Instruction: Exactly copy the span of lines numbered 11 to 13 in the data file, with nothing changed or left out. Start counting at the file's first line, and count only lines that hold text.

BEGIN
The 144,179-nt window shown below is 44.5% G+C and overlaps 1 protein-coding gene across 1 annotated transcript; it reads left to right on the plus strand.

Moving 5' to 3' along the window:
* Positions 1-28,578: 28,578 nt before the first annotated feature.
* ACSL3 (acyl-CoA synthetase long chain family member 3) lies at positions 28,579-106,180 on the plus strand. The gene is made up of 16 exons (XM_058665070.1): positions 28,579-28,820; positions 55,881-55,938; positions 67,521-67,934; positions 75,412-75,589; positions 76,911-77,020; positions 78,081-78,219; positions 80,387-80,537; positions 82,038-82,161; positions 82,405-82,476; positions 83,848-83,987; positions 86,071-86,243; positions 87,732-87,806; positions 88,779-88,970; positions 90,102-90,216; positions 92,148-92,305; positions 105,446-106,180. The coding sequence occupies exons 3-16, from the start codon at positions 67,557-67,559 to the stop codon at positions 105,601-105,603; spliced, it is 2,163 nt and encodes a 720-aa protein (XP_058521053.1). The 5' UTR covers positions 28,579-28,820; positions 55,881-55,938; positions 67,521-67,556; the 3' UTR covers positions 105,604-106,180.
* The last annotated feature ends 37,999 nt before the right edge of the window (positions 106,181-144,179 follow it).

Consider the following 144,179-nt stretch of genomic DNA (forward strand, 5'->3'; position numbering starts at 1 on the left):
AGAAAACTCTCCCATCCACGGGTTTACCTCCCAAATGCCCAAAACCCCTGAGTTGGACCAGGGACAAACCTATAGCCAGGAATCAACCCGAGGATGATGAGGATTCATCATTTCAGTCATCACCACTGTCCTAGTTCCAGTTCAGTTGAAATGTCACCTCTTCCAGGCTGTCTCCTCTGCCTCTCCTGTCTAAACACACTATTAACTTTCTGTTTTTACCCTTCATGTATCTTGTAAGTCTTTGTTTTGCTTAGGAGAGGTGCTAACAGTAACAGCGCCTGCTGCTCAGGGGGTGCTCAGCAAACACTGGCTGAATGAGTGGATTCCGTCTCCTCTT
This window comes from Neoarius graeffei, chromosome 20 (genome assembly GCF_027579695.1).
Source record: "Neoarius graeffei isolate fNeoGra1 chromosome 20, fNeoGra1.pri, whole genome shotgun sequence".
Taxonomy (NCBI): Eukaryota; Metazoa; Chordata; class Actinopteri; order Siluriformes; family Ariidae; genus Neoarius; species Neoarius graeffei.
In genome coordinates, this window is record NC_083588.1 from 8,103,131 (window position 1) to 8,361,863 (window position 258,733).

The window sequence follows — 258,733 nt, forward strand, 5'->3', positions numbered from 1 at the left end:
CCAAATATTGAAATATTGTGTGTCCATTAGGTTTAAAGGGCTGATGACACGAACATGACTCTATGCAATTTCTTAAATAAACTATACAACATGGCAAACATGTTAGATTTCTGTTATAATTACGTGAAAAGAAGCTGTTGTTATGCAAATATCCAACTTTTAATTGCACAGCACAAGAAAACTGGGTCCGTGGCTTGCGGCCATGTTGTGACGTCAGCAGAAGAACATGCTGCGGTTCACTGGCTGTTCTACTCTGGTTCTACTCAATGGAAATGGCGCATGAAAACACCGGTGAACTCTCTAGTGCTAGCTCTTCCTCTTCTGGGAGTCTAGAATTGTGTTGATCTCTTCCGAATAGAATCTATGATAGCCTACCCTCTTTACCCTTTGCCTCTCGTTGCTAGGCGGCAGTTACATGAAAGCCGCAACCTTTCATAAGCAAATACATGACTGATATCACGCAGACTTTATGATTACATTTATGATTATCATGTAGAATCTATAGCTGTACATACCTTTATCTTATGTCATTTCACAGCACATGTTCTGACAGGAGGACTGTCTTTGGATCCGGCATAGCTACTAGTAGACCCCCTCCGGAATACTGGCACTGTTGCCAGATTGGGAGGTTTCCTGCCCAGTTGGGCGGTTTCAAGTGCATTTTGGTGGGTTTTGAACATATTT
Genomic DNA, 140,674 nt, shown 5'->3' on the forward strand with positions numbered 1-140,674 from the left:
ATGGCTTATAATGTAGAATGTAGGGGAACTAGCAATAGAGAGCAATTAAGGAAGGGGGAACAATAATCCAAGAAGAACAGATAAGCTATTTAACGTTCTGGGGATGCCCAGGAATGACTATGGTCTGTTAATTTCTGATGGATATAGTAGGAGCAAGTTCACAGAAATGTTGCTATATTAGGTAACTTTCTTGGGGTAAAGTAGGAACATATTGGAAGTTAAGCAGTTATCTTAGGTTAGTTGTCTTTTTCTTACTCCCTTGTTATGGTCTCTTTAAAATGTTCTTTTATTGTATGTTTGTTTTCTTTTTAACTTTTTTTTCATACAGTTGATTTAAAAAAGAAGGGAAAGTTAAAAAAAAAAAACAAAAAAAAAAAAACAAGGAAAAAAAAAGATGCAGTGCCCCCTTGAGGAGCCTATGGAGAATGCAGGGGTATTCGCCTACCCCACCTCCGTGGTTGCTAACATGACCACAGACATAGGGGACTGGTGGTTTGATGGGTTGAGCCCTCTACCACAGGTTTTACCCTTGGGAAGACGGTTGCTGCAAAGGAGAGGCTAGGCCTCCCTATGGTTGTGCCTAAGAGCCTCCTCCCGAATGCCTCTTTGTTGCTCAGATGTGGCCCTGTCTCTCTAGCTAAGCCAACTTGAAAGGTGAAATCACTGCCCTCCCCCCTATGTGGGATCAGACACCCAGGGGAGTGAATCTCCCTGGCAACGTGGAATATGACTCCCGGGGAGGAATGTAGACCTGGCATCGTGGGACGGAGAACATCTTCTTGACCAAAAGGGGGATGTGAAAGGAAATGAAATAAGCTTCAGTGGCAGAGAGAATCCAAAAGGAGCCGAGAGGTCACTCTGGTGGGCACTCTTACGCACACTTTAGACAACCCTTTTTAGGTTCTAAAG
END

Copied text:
In genome coordinates, this window is record NC_083588.1 from 8,103,131 (window position 1) to 8,361,863 (window position 258,733).

The window sequence follows — 258,733 nt, forward strand, 5'->3', positions numbered from 1 at the left end:
CCAAATATTGAAATATTGTGTGTCCATTAGGTTTAAAGGGCTGATGACACGAACATGACTCTATGCAATTTCTTAAATAAACTATACAACATGGCAAACATGTTAGATTTCTGTTATAATTACGTGAAAAGAAGCTGTTGTTATGCAAATATCCAACTTTTAATTGCACAGCACAAGAAAACTGGGTCCGTGGCTTGCGGCCATGTTGTGACGTCAGCAGAAGAACATGCTGCGGTTCACTGGCTGTTCTACTCTGGTTCTACTCAATGGAAATGGCGCATGAAAACACCGGTGAACTCTCTAGTGCTAGCTCTTCCTCTTCTGGGAGTCTAGAATTGTGTTGATCTCTTCCGAATAGAATCTATGATAGCCTACCCTCTTTACCCTTTGCCTCTCGTTGCTAGGCGGCAGTTACATGAAAGCCGCAACCTTTCATAAGCAAATACATGACTGATATCACGCAGACTTTATGATTACATTTATGATTATCATGTAGAATCTATAGCTGTACATACCTTTATCTTATGTCATTTCACAGCACATGTTCTGACAGGAGGACTGTCTTTGGATCCGGCATAGCTACTAGTAGACCCCCTCCGGAATACTGGCACTGTTGCCAGATTGGGAGGTTTCCTGCCCAGTTGGGCGGTTTCAAGTGCATTTTGGTGGGTTTTGAACATATTT